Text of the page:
A wayward and misdirected youth, who seemingly stands for nothing but himself, happens to meet a girl of his liking by chance - and the world was never the same for him from thereon. He mends himself, his ways and his thinking, all for the love of the girl. And as the situation would have it, the girl realizing about the original makeup of the guy, dislikes him and shuns him. He slowly begins to realize the error in his ways, banishes himself to a distant village, where he is mistakenly assumed for a wandering saint and starts to enjoy their support, goodwill, not to mention, a good and a comfortable living. In a great twist of dramatic fate, he gets caught up (rather, entangled) in a local cause, that shaken him to the core, alters his entire belief system and makes him takes sides with the truth at the expense of his mental make-up, his values, and ultimately, his life. This tale, as written by R.K.Narayan for "Guide", does not talk about changing society in broad ideas and vague terms. It recognizes the power and belief of one individual in his morality, good judgement, and important of all, truth, to affect the society in a profound way. Guide is all about internal struggle - the struggle to change, the struggle for good, the struggle for the benefit of the society. The beauty of the story does not lie in the final climactic part where Raju, the tour-guide gives up his life for the villager's illogical and unsubstantiated claim that the death of a saint would definitely bring the rain Gods to their doorstep. The entire premise that Narayan bases his final act upon borders on ridiculousness. It is as ridiculous as the idea that even the toughest of men can be worn down the softest of acts. It is as far-fetched as the thought that the belief is stronger that the strongest weapons in the world. So when the story finally ends with torrential rains drenching the parched lands of the village, it is no longer a suspension of disbelief to accept that the sacrifice of Raju and his will to fast himself unto death until the rain Gods beckon, are just convenient plot devices to drive the story to its dramatic conclusion. The reader by then wholeheartedly trusts the power of his belief and the power of his faith.
Gandhiji's entire life is based on one such unbelievable tenet. Why would the might Empire had to respond, when a frail man in a loin cloth calls for a fast unto death? There were still millions of people around dying everyday. How is his death any different from the rest? What is it that makes the humanity in the hardest of hearts respond to the kindness and goodness, that which otherwise could not shaken by brute force, sheer strength and gross violence? As Gandhiji points out in his autobiography once too often, his chief and the only weapon at his disposal was one of truth. All the powers of strength, faith, belief, stem for that singular aspect that, as history has shown time and again, can move mountains and shake Empires at their foundations. Truth is not subjective, truth is not an opinion, truth is not a perspective - it is absolute, complete and self-contained. Truth is what that prevails at the end, in the face of great opposition and great resistance and truth was the sole why it rained when Raju, the Guide, died.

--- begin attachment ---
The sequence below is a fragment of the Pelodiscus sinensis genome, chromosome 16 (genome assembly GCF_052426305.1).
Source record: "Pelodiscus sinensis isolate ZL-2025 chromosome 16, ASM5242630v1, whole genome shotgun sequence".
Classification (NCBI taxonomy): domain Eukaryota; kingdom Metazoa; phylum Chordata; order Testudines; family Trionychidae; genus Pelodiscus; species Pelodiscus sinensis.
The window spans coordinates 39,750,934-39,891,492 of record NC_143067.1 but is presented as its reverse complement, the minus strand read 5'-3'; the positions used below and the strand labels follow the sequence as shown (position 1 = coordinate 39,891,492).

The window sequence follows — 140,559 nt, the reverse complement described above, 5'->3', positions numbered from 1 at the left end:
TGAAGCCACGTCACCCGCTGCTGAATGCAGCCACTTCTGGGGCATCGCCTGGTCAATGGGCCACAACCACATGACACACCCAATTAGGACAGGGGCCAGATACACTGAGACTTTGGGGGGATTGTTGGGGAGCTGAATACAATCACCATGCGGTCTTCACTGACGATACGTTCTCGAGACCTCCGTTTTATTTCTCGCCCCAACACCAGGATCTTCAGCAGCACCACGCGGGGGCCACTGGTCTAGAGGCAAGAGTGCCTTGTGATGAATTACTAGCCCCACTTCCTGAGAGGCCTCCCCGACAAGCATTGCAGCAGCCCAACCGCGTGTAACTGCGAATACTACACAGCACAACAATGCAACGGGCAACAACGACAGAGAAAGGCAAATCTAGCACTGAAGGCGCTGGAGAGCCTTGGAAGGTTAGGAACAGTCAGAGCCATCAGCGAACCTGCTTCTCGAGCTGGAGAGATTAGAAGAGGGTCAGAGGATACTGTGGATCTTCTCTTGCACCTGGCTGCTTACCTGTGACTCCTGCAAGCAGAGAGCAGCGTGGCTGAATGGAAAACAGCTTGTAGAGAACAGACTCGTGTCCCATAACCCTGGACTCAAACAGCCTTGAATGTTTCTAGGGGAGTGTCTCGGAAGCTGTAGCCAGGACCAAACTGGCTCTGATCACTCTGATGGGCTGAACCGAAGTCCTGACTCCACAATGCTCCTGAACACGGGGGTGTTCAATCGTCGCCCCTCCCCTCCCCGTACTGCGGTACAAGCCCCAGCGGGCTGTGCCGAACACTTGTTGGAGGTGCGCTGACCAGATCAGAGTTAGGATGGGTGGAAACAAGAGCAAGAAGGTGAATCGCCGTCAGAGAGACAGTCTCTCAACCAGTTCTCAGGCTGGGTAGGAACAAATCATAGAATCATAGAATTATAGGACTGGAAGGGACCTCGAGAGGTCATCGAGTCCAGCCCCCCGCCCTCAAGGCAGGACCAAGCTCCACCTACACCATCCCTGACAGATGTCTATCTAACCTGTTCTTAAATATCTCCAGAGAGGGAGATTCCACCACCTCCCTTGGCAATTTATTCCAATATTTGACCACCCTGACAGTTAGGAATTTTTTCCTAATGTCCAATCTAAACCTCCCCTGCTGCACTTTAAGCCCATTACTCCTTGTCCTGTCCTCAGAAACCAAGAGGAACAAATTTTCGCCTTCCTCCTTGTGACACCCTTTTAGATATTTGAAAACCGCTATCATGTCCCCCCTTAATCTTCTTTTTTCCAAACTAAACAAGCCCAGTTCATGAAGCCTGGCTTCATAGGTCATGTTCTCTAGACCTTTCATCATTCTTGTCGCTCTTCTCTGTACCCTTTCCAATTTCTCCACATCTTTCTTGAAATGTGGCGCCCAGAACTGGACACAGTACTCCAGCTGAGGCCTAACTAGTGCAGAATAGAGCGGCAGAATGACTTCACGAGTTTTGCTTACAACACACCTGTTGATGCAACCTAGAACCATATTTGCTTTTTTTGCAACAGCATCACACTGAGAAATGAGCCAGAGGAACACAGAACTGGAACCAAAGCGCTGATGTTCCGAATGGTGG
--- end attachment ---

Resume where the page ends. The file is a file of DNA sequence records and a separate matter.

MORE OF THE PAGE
It is a very bold move to go after depicting the power truth in commercial cinema, without creating convenient situations and without designing scenarios to suit the purpose. It is not a glamorous option when a powerful macho hero turns his other cheek when slapped on one. And it certainly does not earn the applauses of the front-benchers when the villain has a change of heart by experiencing the sheer goodness of the hero. This is a movie that is not supposed to succeed as going after goodness time and again is as unexciting and as tedious as listening to somebody read a book on the screen. Yet "Lage Raho" succeeds in every which way possible; in every which department possible; which brings us back to the power of the truth. Be it in real-life situations or in reel-life, if the intentions are so good-natured and so truthful that sincerety oozes out of its every pore, the effort is going to succeed even with the no assistance from the confrontations, twists, interval bangs and climactic battles. The genius of the script (by Raju Hirani and Abhijit Joshi) lies not just in trusting the power of truth in the mass medium, but marrying such a serious concept to the comedy genre. Even in their earlier attempt in Munnabhai MBBS, the facts that goodness could cure illnesses and random acts of simple kindness can affect people in a profound way, brought out in a fresh and a frothy script, that never takes itself too seriously, while talking about serious issues all the time, endeared to the audience so much so that, the implausibility of the idea, that a gangster could step into a prestigious medical institution and changes its way, never gets in the way of buying into the idea completely.